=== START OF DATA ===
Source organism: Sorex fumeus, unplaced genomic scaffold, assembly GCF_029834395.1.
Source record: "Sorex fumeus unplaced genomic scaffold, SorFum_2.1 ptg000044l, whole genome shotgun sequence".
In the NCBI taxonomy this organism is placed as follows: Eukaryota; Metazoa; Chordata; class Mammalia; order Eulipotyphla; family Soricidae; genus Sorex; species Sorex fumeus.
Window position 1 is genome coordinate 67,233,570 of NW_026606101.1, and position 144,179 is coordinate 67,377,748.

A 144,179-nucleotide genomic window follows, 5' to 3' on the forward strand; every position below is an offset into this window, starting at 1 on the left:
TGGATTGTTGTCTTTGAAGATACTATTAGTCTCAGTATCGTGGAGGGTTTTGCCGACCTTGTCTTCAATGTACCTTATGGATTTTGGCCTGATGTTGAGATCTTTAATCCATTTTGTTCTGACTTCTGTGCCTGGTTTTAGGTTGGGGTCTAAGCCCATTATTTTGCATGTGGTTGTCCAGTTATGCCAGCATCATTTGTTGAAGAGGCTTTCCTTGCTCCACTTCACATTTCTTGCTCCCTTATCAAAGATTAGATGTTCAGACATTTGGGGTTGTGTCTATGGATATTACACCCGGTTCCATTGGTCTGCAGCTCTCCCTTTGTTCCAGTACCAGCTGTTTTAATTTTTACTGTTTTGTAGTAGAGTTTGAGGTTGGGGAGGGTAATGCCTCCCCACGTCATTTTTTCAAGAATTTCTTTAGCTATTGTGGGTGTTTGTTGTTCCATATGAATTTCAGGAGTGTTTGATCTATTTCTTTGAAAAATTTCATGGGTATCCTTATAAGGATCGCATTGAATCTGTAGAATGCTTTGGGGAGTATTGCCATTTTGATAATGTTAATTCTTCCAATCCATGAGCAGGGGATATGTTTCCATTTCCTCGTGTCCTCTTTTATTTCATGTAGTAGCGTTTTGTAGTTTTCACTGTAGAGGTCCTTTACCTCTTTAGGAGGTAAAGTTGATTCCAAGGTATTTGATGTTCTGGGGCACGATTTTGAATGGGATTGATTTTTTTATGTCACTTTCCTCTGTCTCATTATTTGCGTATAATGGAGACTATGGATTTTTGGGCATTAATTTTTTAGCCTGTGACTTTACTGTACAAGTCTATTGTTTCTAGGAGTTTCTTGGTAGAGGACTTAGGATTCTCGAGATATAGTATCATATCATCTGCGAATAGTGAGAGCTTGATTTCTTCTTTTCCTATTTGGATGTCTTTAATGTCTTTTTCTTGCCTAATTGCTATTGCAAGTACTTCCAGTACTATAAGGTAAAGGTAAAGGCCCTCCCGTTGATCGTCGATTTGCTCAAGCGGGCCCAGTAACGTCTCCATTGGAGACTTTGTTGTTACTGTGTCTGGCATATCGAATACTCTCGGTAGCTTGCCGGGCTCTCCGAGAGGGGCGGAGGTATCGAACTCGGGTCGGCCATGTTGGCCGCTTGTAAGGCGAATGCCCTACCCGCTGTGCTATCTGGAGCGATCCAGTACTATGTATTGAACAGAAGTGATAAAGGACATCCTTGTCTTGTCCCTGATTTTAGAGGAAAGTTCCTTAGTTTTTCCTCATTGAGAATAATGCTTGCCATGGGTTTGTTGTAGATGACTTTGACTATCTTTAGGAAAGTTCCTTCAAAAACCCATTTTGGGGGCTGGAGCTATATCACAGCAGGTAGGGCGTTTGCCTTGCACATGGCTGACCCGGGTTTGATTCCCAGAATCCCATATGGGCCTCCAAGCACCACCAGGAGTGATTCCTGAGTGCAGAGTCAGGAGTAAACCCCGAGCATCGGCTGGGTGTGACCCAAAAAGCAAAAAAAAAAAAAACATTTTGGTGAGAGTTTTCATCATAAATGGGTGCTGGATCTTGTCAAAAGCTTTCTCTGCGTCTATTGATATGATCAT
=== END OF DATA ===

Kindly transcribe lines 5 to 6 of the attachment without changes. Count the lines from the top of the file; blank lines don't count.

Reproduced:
A 144,179-nucleotide genomic window follows, 5' to 3' on the forward strand; every position below is an offset into this window, starting at 1 on the left:
TGGATTGTTGTCTTTGAAGATACTATTAGTCTCAGTATCGTGGAGGGTTTTGCCGACCTTGTCTTCAATGTACCTTATGGATTTTGGCCTGATGTTGAGATCTTTAATCCATTTTGTTCTGACTTCTGTGCCTGGTTTTAGGTTGGGGTCTAAGCCCATTATTTTGCATGTGGTTGTCCAGTTATGCCAGCATCATTTGTTGAAGAGGCTTTCCTTGCTCCACTTCACATTTCTTGCTCCCTTATCAAAGATTAGATGTTCAGACATTTGGGGTTGTGTCTATGGATATTACACCCGGTTCCATTGGTCTGCAGCTCTCCCTTTGTTCCAGTACCAGCTGTTTTAATTTTTACTGTTTTGTAGTAGAGTTTGAGGTTGGGGAGGGTAATGCCTCCCCACGTCATTTTTTCAAGAATTTCTTTAGCTATTGTGGGTGTTTGTTGTTCCATATGAATTTCAGGAGTGTTTGATCTATTTCTTTGAAAAATTTCATGGGTATCCTTATAAGGATCGCATTGAATCTGTAGAATGCTTTGGGGAGTATTGCCATTTTGATAATGTTAATTCTTCCAATCCATGAGCAGGGGATATGTTTCCATTTCCTCGTGTCCTCTTTTATTTCATGTAGTAGCGTTTTGTAGTTTTCACTGTAGAGGTCCTTTACCTCTTTAGGAGGTAAAGTTGATTCCAAGGTATTTGATGTTCTGGGGCACGATTTTGAATGGGATTGATTTTTTTATGTCACTTTCCTCTGTCTCATTATTTGCGTATAATGGAGACTATGGATTTTTGGGCATTAATTTTTTAGCCTGTGACTTTACTGTACAAGTCTATTGTTTCTAGGAGTTTCTTGGTAGAGGACTTAGGATTCTCGAGATATAGTATCATATCATCTGCGAATAGTGAGAGCTTGATTTCTTCTTTTCCTATTTGGATGTCTTTAATGTCTTTTTCTTGCCTAATTGCTATTGCAAGTACTTCCAGTACTATAAGGTAAAGGTAAAGGCCCTCCCGTTGATCGTCGATTTGCTCAAGCGGGCCCAGTAACGTCTCCATTGGAGACTTTGTTGTTACTGTGTCTGGCATATCGAATACTCTCGGTAGCTTGCCGGGCTCTCCGAGAGGGGCGGAGGTATCGAACTCGGGTCGGCCATGTTGGCCGCTTGTAAGGCGAATGCCCTACCCGCTGTGCTATCTGGAGCGATCCAGTACTATGTATTGAACAGAAGTGATAAAGGACATCCTTGTCTTGTCCCTGATTTTAGAGGAAAGTTCCTTAGTTTTTCCTCATTGAGAATAATGCTTGCCATGGGTTTGTTGTAGATGACTTTGACTATCTTTAGGAAAGTTCCTTCAAAAACCCATTTTGGGGGCTGGAGCTATATCACAGCAGGTAGGGCGTTTGCCTTGCACATGGCTGACCCGGGTTTGATTCCCAGAATCCCATATGGGCCTCCAAGCACCACCAGGAGTGATTCCTGAGTGCAGAGTCAGGAGTAAACCCCGAGCATCGGCTGGGTGTGACCCAAAAAGCAAAAAAAAAAAAAACATTTTGGTGAGAGTTTTCATCATAAATGGGTGCTGGATCTTGTCAAAAGCTTTCTCTGCGTCTATTGATATGATCAT